What’s Going to Happen Next?
The first five chapters of H.G.Wells’ The Time Machine are certainly intriguing. Wells takes us very far into the future, or at least what he believes it could look like, and tells us that mankind has split into two different races. When the Time Traveler first arrives in the year 802,701 he is surrounded by little people. This all seemed very much like “The Wizard of OZ”; the plants were all different, everything was peaceful, and the people were short and giggly. However, his first days with these people seem a bit scary. Will the people of this Earth really one day be devoid of almost any intellect? I suppose a completely peaceful society, with all of life’s problems solved, would lead to a lower IQ, and that not having to work or compete physically would eventually lead to smaller and weaker bodies. However, how did the world get to be this way?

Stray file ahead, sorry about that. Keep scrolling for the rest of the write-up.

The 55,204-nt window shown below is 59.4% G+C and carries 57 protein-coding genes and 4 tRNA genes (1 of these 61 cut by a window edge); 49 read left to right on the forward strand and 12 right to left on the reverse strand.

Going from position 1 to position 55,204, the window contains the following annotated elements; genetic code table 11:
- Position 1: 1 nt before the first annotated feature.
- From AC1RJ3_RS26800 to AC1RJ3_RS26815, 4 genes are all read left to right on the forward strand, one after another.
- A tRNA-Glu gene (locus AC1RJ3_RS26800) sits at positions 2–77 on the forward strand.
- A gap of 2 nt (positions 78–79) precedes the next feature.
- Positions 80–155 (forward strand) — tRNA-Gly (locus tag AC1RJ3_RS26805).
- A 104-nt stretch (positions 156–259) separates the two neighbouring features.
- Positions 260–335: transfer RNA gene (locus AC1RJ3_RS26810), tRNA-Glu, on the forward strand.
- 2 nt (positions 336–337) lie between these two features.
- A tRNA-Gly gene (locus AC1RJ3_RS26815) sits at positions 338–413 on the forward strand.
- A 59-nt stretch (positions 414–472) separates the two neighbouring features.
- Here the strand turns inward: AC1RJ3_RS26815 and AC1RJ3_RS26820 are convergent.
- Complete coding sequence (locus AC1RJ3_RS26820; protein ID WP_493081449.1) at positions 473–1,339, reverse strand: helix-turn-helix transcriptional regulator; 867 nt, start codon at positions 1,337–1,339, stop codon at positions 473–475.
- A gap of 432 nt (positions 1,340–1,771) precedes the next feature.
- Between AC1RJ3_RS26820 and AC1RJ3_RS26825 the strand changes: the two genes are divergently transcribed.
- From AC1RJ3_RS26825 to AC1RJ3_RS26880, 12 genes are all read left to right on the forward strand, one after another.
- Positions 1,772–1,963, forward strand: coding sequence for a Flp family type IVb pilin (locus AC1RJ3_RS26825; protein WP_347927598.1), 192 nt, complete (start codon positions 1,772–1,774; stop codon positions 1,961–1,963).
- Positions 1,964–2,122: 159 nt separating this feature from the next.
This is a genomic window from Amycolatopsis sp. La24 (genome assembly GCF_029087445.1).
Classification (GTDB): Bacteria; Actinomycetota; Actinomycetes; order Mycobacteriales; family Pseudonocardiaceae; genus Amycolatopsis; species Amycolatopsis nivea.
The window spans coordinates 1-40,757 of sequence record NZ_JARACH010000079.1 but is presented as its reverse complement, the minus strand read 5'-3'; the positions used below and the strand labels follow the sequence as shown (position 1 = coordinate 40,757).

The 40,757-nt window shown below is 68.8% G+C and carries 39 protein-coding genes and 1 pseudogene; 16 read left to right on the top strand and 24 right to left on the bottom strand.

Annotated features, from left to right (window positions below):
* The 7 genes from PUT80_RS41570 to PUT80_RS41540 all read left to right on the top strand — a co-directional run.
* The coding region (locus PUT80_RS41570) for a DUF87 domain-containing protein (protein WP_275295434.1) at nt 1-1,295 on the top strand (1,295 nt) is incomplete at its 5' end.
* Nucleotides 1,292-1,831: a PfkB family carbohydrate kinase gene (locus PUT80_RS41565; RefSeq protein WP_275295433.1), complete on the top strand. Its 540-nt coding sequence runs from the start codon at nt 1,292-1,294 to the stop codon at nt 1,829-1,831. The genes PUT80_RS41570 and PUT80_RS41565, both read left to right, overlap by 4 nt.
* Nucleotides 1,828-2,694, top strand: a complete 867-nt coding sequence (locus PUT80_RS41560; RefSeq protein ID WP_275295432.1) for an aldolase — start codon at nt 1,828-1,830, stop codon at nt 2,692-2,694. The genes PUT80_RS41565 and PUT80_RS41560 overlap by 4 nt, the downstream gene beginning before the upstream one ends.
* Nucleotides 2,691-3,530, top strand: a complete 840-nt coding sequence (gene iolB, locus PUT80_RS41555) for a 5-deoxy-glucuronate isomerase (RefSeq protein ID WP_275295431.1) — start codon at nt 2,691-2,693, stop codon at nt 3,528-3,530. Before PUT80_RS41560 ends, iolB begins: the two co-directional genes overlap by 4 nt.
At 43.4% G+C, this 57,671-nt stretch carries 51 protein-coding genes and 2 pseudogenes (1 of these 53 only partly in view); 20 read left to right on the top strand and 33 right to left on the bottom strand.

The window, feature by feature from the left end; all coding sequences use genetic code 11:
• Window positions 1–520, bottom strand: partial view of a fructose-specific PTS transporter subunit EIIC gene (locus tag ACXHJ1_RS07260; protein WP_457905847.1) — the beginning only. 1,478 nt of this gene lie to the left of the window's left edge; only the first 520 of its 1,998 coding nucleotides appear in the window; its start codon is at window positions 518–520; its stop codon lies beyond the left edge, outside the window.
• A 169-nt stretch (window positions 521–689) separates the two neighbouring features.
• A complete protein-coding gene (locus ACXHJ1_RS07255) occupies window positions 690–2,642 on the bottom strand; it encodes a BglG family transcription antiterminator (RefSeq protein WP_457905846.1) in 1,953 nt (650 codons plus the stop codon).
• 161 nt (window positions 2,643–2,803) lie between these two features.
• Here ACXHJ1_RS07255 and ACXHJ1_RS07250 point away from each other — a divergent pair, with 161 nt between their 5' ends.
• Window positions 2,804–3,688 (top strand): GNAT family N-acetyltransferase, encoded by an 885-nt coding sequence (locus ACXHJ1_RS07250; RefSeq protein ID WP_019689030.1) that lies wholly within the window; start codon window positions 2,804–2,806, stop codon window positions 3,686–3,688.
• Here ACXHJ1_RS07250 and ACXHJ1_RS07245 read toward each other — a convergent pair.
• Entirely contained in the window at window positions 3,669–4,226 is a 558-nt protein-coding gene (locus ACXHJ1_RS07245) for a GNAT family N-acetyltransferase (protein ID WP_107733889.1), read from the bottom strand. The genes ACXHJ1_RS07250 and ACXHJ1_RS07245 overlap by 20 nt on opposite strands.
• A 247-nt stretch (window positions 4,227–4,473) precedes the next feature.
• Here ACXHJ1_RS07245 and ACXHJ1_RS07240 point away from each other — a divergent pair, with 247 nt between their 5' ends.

Wells is capturing the reader’s attention by giving them bits and pieces of observations, before he gives them any answers. We as readers, are processing information almost exactly as the Time Traveler is during his adventure. Who are these underground dwellers and why are they there? I am also very curious as to why none of the men at the beginning of the story have names? Who is the narrator? Wells’ story of the future is very different from Bellamy’s world. It is important to consider that Wells moves much farther into the future than Bellamy’s novel did. It will be interesting to see if both authors end up having the same, or different opinions on social issues and their proper solutions.
Wells, H.G. The Time Machine. London: Penguin Group, 2005. Print.